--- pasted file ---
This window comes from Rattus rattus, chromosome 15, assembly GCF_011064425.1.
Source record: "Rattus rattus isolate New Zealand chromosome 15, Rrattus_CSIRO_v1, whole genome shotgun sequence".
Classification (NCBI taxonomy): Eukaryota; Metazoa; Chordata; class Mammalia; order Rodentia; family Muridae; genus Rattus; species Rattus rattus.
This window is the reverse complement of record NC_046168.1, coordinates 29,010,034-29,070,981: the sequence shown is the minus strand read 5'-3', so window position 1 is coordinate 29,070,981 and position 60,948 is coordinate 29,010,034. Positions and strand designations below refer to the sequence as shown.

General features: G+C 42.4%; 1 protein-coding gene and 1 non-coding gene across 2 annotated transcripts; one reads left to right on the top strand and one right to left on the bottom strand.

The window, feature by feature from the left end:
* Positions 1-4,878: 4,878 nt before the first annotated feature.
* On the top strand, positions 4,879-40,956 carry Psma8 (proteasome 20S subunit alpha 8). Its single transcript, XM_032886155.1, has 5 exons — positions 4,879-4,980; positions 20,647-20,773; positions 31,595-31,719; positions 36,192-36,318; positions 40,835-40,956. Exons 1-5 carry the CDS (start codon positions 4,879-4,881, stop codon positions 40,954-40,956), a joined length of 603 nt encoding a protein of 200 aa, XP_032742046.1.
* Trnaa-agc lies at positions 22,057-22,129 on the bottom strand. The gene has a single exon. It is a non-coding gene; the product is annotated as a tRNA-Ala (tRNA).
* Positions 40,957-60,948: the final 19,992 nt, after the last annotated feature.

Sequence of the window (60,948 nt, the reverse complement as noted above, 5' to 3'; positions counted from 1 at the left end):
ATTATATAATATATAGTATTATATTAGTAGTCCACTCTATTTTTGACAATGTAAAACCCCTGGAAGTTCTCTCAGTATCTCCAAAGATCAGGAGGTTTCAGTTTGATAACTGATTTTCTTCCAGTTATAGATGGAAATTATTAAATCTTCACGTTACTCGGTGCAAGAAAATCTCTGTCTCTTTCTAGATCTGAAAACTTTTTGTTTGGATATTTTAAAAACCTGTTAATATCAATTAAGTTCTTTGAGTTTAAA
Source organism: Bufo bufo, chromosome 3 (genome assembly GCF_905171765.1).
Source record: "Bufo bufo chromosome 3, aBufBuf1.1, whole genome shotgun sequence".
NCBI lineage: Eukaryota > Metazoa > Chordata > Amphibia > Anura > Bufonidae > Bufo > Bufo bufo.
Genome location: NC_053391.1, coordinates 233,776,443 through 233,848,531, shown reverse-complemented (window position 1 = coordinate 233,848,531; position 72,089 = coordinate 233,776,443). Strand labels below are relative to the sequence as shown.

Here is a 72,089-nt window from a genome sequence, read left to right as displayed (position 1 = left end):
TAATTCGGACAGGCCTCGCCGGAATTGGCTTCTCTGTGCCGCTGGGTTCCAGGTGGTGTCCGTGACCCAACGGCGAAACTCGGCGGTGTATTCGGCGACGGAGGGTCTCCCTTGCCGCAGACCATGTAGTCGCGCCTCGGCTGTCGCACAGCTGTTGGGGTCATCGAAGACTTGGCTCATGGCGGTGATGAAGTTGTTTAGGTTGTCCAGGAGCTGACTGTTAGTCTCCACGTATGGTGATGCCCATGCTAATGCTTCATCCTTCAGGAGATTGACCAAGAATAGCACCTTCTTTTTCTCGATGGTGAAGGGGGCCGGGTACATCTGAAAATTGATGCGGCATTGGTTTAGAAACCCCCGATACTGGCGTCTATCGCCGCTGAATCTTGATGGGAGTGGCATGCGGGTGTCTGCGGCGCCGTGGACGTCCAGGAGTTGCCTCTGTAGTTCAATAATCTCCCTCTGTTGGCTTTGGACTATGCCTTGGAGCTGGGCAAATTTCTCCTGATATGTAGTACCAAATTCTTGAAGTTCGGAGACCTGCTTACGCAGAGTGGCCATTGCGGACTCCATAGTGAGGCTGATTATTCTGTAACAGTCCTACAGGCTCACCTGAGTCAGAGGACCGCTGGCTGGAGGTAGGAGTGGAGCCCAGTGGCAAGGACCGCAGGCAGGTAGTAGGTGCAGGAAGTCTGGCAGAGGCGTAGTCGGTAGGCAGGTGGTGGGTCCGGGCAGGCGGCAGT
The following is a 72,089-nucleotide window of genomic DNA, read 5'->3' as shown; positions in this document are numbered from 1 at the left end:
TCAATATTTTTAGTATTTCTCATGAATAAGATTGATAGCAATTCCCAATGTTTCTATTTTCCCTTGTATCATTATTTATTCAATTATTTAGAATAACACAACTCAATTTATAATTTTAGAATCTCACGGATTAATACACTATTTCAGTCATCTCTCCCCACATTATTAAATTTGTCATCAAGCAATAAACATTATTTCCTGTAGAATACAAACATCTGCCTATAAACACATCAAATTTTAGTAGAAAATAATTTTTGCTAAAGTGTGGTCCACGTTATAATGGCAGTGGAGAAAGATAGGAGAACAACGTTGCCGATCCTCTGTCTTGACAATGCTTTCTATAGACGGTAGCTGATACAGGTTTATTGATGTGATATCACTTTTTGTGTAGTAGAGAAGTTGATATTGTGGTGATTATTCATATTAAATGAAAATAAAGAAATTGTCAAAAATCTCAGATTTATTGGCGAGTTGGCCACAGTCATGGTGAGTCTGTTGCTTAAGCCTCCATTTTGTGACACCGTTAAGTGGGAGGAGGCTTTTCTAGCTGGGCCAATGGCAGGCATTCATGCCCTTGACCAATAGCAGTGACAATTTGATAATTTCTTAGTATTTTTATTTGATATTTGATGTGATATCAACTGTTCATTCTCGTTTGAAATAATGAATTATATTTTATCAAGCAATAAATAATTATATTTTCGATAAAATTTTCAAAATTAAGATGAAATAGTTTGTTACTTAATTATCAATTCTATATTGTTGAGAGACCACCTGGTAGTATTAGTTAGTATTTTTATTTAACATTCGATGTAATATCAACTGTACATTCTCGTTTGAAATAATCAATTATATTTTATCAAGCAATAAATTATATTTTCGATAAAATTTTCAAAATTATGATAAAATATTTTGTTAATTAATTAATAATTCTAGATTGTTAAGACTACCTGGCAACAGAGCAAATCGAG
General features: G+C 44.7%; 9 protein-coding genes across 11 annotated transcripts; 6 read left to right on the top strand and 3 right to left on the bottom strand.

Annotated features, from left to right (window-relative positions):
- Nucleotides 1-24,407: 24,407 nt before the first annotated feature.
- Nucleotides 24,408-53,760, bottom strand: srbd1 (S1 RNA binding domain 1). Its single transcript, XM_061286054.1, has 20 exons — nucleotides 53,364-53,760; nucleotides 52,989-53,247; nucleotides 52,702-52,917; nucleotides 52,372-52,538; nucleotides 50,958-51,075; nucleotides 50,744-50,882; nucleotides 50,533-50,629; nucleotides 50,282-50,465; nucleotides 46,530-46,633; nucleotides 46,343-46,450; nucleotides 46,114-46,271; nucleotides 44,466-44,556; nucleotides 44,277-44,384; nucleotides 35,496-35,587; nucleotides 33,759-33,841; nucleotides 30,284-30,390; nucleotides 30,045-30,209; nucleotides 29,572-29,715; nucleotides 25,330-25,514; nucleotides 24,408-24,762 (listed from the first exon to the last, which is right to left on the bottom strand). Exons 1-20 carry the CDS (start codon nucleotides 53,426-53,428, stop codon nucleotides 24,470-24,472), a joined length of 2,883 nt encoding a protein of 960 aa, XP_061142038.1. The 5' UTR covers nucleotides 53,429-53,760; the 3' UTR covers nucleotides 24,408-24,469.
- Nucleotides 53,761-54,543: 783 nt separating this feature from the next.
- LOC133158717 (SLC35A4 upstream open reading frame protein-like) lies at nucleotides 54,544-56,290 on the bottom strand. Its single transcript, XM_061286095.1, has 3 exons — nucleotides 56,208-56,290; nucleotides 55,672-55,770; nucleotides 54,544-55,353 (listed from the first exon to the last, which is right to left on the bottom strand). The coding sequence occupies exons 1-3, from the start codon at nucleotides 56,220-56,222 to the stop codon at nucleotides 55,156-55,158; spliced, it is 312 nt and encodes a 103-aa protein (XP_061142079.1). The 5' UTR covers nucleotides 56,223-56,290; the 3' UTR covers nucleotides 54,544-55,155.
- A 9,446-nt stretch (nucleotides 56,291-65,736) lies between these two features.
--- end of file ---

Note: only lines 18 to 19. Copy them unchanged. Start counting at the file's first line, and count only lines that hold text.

TAATTCGGACAGGCCTCGCCGGAATTGGCTTCTCTGTGCCGCTGGGTTCCAGGTGGTGTCCGTGACCCAACGGCGAAACTCGGCGGTGTATTCGGCGACGGAGGGTCTCCCTTGCCGCAGACCATGTAGTCGCGCCTCGGCTGTCGCACAGCTGTTGGGGTCATCGAAGACTTGGCTCATGGCGGTGATGAAGTTGTTTAGGTTGTCCAGGAGCTGACTGTTAGTCTCCACGTATGGTGATGCCCATGCTAATGCTTCATCCTTCAGGAGATTGACCAAGAATAGCACCTTCTTTTTCTCGATGGTGAAGGGGGCCGGGTACATCTGAAAATTGATGCGGCATTGGTTTAGAAACCCCCGATACTGGCGTCTATCGCCGCTGAATCTTGATGGGAGTGGCATGCGGGTGTCTGCGGCGCCGTGGACGTCCAGGAGTTGCCTCTGTAGTTCAATAATCTCCCTCTGTTGGCTTTGGACTATGCCTTGGAGCTGGGCAAATTTCTCCTGATATGTAGTACCAAATTCTTGAAGTTCGGAGACCTGCTTACGCAGAGTGGCCATTGCGGACTCCATAGTGAGGCTGATTATTCTGTAACAGTCCTACAGGCTCACCTGAGTCAGAGGACCGCTGGCTGGAGGTAGGAGTGGAGCCCAGTGGCAAGGACCGCAGGCAGGTAGTAGGTGCAGGAAGTCTGGCAGAGGCGTAGTCGGTAGGCAGGTGGTGGGTCCGGGCAGGCGGCAGT
The following is a 72,089-nucleotide window of genomic DNA, read 5'->3' as shown; positions in this document are numbered from 1 at the left end: